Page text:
While a relaxing tea can certainly help you drift off a little faster, too much tea before bed can keep you up for an entirely different reason. If you don’t want to hop out of bed to answer the call of nature, it’s generally best to finish your bedtime tea at least an hour before you go to bed.

Aim to brew and drink your tea 60 to 90 minutes before bed.

If you work out or do anything that provokes physical or emotional stress in the evening, drinking a relaxing tea after (or during) can help you calm down and prepare for sleep.

The most potent bedtime tea in the world won’t necessarily counter every insomnia trigger.

If you regularly experience trouble falling asleep and staying asleep, these strategies might make it easier to get the beauty rest you need and deserve:

Which type of tea is best for sleep?

Herbal teas are a great choice for promoting sleep because they don’t contain caffeine and many contain proven sleep-inducing ingredients like chamomile and valerian.

You might find you need to try a few different teas to find what works best for you.

How do you know you’re buying quality tea?

You can recognize good quality tea by the shape of the tea leaves, flower buds, or herbs. Lower quality tea is often crumbled or powdered.

Good quality herbal tea, on the other hand, will more closely resemble a dried bouquet. This means you’ll probably see pieces of fruit, plants, or flowers in your tea.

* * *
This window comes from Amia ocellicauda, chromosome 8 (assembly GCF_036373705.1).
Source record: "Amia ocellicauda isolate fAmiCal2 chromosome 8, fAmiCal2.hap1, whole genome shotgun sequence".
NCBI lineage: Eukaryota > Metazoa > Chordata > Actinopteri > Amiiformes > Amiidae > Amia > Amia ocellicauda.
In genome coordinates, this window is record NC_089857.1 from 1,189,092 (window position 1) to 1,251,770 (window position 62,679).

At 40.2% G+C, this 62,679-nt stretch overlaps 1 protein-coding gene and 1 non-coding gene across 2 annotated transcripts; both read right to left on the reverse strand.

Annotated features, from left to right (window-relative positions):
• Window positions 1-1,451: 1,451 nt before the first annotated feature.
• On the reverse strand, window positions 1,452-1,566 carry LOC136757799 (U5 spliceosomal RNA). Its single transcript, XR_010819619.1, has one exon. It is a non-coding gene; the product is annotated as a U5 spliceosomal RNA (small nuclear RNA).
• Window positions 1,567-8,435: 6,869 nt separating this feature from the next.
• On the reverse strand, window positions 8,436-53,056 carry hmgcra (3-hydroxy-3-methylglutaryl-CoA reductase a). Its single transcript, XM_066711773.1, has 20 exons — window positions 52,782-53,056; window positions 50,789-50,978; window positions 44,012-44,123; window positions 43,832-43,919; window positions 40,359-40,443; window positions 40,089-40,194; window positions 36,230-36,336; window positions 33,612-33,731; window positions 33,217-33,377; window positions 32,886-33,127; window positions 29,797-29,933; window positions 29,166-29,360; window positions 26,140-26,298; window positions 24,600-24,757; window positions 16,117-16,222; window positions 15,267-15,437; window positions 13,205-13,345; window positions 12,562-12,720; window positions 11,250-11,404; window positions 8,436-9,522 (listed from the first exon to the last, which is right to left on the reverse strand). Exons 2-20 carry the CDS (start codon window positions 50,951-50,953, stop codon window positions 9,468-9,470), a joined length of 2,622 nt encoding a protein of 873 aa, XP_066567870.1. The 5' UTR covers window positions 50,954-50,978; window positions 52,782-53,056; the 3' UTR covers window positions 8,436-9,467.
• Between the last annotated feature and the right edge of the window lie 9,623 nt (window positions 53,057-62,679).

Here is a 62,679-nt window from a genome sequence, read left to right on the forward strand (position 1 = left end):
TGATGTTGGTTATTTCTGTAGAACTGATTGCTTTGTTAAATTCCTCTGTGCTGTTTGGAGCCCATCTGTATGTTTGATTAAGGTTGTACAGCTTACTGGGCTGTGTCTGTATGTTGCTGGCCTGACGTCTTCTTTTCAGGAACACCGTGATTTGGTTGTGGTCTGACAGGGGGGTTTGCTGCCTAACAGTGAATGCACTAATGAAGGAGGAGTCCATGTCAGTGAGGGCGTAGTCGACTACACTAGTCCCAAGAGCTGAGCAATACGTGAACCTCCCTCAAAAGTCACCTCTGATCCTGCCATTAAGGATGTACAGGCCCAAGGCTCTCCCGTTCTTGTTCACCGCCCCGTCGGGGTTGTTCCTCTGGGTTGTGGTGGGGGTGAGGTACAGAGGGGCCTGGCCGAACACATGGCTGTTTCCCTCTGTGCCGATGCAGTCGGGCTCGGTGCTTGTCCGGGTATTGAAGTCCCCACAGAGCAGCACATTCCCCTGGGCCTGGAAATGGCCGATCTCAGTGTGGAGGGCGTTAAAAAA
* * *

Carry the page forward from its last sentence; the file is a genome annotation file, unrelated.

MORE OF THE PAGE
Dried herbs and flowers should have some weight and color to them, along with a fragrance not unlike the fresh plant. Old, low quality herbs feel lightweight, and they probably won’t have as much fragrance or taste.

Your tea doesn’t have to be top-tier to get the job done, of course, so don’t feel bad about sticking to your favorite stash or Celestial Seasonings blend — we drink them, too!

Does all tea make you sleepy?

No. Not all herbal teas contain sleep-promoting ingredients. And teas that contain caffeine can actually disrupt your sleep.

Which type of tea is best for insomnia?

Herbal teas without caffeine that contain sleep-promoting ingredients are the best option for insomnia. But it’s also a good idea to talk with a doctor if you’re experiencing severe sleep issues that are impacting your daily activities.

What types of tea are not good for sleep?

Teas that contain caffeine are more likely to mess with your sleep than help it.

When persistent worries seem to multiply and keep you lying awake, the warmth and fragrance of a cup of tea can help you achieve a sense of calm — even before you take the first sip.

Tea can help you relax, and it works wonders for your mood. But it’s not a cure-all.

If insomnia begins to affect your mood, performance at work, or overall quality of life, a healthcare professional can offer guidance on potential treatments. Always check with your doctor about how certain herbs may interfere with other medications.

Crystal Raypole has previously worked as a writer and editor for GoodTherapy. Her fields of interest include Asian languages and literature, Japanese translation, cooking, natural sciences, sex positivity, and mental health. In particular, she’s committed to helping decrease stigma around mental health issues.

Steph Coelho is a health journalist based in Montreal, Canada, who has intimate knowledge of living with a mental health condition and chronic illness. She has bylines with Healthline, Everyday Health, and Medical News Today. You can find her on Twitter.